“How is Debi?” they say next, expertly changing the subject, “How is Clive? And June?” and they reel off the names of half of your friends, who you realise they have already infiltrated. The net is closing in. A police whistle, blown into the mouthpiece, will sometimes drive them away, but they’re more persistent than Jehovah’s witnesses. In person, they are even harder to deal with. You can’t hide from them because they look just like you and me. Like Midwich cuckoos, they manifest themselves in the places you feel safest, and attack when you’re not on your guard. At a friend’s dinner party, for instance, a stranger will show an unusual, yet not unpleasing interest in you. Beware, this is the insurance salesman in friend of a friend’s clothing, interrupting his busy schedule managing Curiosity Killed the Cat, or whatever, in order to make small talk with you. If you are alert, you might spot a predatory glint in his eye; otherwise you will be sucked into a conversation which reveals more and more about yourself, until you find you are telling him all your common-place worries and insecurities.
You will be flattered by his detailed interest in the names of your children, and will just be thinking how much more interesting you were than you had previously suspected, when suddenly he will slip a warrant under the door of your conscience. “Aren’t you worried about what would happen to little Hector in the event of your death? Don’t you think you should be insured?” You can’t deny the appositeness of the question. It’s one you’ve been avoiding for some time. And your friends are staring at you like a roomful of Anabaptists contemplating a sinner.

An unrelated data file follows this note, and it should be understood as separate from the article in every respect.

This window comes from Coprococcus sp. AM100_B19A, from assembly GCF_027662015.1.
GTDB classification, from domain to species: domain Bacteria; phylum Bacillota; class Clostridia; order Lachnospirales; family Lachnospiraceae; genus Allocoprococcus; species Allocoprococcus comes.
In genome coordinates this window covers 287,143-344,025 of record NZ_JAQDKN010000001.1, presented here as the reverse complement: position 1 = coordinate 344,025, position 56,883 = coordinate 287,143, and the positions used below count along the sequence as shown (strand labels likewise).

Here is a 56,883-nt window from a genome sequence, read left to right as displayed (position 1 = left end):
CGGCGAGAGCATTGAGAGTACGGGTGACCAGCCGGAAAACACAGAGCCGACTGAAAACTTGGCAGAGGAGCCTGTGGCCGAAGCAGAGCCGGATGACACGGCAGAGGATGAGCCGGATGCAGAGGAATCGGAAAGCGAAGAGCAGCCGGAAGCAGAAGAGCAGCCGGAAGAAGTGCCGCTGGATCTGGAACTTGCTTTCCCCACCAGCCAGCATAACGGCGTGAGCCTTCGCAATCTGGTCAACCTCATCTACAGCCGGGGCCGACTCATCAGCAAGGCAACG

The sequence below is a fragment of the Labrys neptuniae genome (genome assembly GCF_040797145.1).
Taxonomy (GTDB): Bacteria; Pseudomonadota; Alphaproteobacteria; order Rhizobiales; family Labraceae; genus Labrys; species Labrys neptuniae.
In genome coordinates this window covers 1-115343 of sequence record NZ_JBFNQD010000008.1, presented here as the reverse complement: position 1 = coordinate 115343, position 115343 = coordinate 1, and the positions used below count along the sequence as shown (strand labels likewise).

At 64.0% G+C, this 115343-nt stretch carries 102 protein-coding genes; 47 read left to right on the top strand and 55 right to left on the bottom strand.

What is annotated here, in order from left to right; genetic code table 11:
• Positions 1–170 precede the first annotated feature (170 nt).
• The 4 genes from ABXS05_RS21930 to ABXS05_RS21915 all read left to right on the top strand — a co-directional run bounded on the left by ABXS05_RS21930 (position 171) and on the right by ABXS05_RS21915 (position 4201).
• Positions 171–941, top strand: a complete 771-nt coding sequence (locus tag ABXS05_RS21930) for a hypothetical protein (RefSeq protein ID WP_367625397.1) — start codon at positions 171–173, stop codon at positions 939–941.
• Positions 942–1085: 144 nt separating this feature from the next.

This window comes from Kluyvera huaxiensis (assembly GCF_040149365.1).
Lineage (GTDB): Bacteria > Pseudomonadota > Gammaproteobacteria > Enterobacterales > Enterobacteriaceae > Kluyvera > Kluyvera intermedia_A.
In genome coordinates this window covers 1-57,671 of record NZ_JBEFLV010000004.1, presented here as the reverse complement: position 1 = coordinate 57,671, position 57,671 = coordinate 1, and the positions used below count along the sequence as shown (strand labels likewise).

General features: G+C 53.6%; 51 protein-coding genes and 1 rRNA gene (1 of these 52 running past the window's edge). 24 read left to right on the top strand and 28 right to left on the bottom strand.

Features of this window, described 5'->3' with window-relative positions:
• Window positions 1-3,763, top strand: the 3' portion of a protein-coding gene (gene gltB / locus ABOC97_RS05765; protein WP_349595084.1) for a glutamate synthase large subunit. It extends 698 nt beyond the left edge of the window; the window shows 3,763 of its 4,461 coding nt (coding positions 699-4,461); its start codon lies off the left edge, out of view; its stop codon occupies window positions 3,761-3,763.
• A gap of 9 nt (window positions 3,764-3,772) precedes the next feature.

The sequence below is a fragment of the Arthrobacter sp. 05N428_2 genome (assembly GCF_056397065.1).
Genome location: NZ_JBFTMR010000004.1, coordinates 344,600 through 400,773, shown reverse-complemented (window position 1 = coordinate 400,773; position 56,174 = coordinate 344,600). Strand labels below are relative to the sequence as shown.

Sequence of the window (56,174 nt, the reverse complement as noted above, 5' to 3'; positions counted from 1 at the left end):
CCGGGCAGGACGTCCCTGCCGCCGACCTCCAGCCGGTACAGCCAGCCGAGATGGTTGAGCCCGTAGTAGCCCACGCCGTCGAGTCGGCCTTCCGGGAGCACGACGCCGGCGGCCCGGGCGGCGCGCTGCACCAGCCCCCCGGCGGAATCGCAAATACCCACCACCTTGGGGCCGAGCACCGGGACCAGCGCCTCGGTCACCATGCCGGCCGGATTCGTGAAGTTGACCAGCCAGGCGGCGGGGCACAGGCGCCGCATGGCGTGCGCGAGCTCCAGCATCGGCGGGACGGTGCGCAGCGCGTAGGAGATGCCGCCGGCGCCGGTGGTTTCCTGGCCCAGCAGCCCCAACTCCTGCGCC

You can get out of this situation by pretending to choke on a fish bone, in which case a member of the party will perform the Heimlich manoeuvre on you and probably break your back, or else by paying off the insurance salesman for the rest of your life.
When I first met Peter Rosengard he was operating under superb cover. He was running the London Comedy Store. I had no idea he was an insurance salesman. Every night comedians would die on his stage, then eagerly buy up his life policies. I went there to write about the emerging generation of new comics who now dominate our TV screens. I had a few words with him and that was that.
A couple of days later, he rang me at my home and asked me if there was anything else I wanted. I couldn’t think of anything, but he told me to hang on and he’d be round for a chat. It was the first time anyone I’d interviewed had ever followed me home. Half an hour later, he parked his Rolls Royce by the council flats opposite. At the time, I was squatting in a lean-to on the roof of a half-derelict terrace which had just been condemned by the local council. He climbed my rickety stairs, perched on my hippie floor cushions and pointed out how easily my home could be blown off the edge. Then he sold me a life policy.
I was so surprised I signed up, though the next day I phoned him and cancelled it. He was extremely tetchy. Years have gone by since then and I, too, have flirted with stand-up comedy. I, too, have died on the stage. Yet I have managed to stay away from Peter Rosengard. To tell you the truth, I am more than a little piqued that he never offered me the Claridges sausage.
And now I wish I hadn’t said that because I know that tomorrow morning when I open my eyes, he will be standing by my bedside with a breakfast tray, like a hit man with an unusual interest in the well-being of little Hector, aged six.